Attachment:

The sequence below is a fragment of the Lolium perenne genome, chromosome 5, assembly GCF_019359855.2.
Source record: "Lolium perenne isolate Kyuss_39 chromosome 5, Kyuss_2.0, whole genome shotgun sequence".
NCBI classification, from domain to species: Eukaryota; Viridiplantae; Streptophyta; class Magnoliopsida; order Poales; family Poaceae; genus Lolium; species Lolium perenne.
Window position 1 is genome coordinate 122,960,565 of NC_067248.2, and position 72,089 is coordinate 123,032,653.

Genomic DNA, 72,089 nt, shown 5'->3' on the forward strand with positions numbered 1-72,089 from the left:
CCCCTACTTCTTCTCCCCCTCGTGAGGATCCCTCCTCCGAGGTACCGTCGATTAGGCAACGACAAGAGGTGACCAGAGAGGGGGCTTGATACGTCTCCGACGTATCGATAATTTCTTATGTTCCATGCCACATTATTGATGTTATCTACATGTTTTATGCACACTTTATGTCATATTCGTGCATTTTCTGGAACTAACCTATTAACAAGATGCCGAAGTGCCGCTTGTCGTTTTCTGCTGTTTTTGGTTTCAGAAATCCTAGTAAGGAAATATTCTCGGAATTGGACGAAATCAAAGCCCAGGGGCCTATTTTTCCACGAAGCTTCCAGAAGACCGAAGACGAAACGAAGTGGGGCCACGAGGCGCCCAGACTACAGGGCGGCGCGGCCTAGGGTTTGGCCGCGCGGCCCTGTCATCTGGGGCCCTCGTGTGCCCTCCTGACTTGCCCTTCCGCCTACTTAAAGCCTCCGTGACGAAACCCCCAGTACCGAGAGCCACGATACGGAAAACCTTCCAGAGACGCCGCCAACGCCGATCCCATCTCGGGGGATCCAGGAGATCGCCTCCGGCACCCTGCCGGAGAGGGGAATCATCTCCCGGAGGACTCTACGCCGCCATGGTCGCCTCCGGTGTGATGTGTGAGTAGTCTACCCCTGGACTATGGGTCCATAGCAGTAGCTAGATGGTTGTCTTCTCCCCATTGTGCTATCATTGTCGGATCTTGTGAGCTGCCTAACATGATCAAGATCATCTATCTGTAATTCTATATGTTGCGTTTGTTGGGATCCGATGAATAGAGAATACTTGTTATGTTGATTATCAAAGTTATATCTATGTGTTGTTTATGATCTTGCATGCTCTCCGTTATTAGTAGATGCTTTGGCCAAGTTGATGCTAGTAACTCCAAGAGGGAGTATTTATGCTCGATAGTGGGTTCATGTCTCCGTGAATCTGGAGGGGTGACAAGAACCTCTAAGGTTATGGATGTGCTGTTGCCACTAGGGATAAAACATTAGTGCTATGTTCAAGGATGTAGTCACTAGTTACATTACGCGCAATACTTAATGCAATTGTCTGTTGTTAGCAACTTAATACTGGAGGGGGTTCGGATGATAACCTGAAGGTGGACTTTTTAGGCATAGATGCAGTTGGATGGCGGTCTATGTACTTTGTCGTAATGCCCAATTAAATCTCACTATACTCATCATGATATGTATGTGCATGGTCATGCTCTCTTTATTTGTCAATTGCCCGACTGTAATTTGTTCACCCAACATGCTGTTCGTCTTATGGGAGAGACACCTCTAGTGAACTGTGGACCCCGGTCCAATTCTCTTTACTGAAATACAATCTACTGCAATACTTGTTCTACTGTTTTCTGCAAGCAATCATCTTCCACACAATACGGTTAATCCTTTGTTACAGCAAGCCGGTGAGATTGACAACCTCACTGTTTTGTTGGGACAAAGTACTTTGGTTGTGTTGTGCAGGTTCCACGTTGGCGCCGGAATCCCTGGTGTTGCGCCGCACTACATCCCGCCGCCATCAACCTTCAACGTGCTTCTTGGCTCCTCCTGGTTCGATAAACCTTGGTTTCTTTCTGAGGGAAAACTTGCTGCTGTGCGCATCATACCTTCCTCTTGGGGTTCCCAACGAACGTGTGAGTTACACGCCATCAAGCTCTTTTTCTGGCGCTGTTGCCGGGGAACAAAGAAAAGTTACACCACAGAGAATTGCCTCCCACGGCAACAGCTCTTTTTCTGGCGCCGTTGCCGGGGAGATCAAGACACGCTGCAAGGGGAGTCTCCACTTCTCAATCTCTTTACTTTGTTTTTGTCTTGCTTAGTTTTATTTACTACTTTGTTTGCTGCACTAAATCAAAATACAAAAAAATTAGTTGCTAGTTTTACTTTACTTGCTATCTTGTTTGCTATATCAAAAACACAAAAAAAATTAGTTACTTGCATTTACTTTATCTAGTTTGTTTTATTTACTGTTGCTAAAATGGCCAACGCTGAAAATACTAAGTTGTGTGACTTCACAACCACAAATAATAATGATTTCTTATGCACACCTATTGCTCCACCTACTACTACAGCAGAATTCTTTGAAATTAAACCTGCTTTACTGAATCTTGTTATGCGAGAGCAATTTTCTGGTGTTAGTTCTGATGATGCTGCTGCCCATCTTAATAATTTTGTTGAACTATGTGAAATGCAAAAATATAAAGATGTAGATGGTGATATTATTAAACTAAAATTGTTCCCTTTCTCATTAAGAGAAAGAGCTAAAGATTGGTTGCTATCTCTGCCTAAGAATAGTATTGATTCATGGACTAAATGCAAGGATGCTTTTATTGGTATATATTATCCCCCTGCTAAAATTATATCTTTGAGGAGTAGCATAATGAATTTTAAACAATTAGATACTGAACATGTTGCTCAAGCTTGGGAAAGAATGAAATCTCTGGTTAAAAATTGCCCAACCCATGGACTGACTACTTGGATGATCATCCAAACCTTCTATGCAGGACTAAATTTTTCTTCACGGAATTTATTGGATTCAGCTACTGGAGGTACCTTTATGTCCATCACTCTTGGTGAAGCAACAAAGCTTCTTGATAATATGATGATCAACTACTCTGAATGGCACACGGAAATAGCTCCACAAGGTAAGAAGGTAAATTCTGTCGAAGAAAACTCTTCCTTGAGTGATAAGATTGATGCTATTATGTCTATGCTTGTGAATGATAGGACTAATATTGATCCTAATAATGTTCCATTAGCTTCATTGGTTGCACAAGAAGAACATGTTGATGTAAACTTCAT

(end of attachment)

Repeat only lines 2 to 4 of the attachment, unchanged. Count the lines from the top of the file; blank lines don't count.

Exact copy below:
Source record: "Lolium perenne isolate Kyuss_39 chromosome 5, Kyuss_2.0, whole genome shotgun sequence".
NCBI classification, from domain to species: Eukaryota; Viridiplantae; Streptophyta; class Magnoliopsida; order Poales; family Poaceae; genus Lolium; species Lolium perenne.
Window position 1 is genome coordinate 122,960,565 of NC_067248.2, and position 72,089 is coordinate 123,032,653.